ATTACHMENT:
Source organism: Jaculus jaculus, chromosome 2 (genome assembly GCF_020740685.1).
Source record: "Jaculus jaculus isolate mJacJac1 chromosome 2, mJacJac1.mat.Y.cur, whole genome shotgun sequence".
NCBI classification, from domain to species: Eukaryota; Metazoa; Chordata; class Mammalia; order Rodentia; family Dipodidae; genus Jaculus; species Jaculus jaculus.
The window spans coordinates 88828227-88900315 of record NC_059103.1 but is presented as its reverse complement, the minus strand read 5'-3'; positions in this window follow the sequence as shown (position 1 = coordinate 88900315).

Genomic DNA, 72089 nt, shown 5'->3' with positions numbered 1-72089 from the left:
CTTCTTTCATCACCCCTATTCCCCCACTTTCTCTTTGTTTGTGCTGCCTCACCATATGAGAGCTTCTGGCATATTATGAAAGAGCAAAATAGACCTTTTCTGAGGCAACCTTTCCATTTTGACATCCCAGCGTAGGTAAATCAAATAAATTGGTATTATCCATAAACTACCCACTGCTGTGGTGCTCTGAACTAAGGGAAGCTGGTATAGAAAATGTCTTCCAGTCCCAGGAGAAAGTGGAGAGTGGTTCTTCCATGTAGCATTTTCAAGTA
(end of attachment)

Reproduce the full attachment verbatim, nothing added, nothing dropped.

Source organism: Jaculus jaculus, chromosome 2 (genome assembly GCF_020740685.1).
Source record: "Jaculus jaculus isolate mJacJac1 chromosome 2, mJacJac1.mat.Y.cur, whole genome shotgun sequence".
NCBI classification, from domain to species: Eukaryota; Metazoa; Chordata; class Mammalia; order Rodentia; family Dipodidae; genus Jaculus; species Jaculus jaculus.
The window spans coordinates 88828227-88900315 of record NC_059103.1 but is presented as its reverse complement, the minus strand read 5'-3'; positions in this window follow the sequence as shown (position 1 = coordinate 88900315).

Genomic DNA, 72089 nt, shown 5'->3' with positions numbered 1-72089 from the left:
CTTCTTTCATCACCCCTATTCCCCCACTTTCTCTTTGTTTGTGCTGCCTCACCATATGAGAGCTTCTGGCATATTATGAAAGAGCAAAATAGACCTTTTCTGAGGCAACCTTTCCATTTTGACATCCCAGCGTAGGTAAATCAAATAAATTGGTATTATCCATAAACTACCCACTGCTGTGGTGCTCTGAACTAAGGGAAGCTGGTATAGAAAATGTCTTCCAGTCCCAGGAGAAAGTGGAGAGTGGTTCTTCCATGTAGCATTTTCAAGTA